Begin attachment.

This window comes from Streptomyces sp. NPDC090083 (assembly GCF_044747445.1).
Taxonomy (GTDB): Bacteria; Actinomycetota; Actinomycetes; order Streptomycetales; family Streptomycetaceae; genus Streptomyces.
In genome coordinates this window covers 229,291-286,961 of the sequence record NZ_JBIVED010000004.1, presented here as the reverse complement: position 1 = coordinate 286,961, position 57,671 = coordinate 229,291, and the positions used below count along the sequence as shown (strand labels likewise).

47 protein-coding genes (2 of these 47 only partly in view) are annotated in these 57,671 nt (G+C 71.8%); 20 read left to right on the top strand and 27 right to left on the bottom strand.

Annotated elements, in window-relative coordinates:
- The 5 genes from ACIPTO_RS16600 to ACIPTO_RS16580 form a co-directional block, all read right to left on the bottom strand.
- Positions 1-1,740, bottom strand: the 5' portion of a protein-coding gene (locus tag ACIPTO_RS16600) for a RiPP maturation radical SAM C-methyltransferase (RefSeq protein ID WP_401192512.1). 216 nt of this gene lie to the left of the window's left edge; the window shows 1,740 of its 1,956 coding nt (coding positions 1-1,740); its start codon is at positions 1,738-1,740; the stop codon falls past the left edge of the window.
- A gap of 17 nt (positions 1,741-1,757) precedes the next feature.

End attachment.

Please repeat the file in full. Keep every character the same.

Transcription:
This window comes from Streptomyces sp. NPDC090083 (assembly GCF_044747445.1).
Taxonomy (GTDB): Bacteria; Actinomycetota; Actinomycetes; order Streptomycetales; family Streptomycetaceae; genus Streptomyces.
In genome coordinates this window covers 229,291-286,961 of the sequence record NZ_JBIVED010000004.1, presented here as the reverse complement: position 1 = coordinate 286,961, position 57,671 = coordinate 229,291, and the positions used below count along the sequence as shown (strand labels likewise).

47 protein-coding genes (2 of these 47 only partly in view) are annotated in these 57,671 nt (G+C 71.8%); 20 read left to right on the top strand and 27 right to left on the bottom strand.

Annotated elements, in window-relative coordinates:
- The 5 genes from ACIPTO_RS16600 to ACIPTO_RS16580 form a co-directional block, all read right to left on the bottom strand.
- Positions 1-1,740, bottom strand: the 5' portion of a protein-coding gene (locus tag ACIPTO_RS16600) for a RiPP maturation radical SAM C-methyltransferase (RefSeq protein ID WP_401192512.1). 216 nt of this gene lie to the left of the window's left edge; the window shows 1,740 of its 1,956 coding nt (coding positions 1-1,740); its start codon is at positions 1,738-1,740; the stop codon falls past the left edge of the window.
- A gap of 17 nt (positions 1,741-1,757) precedes the next feature.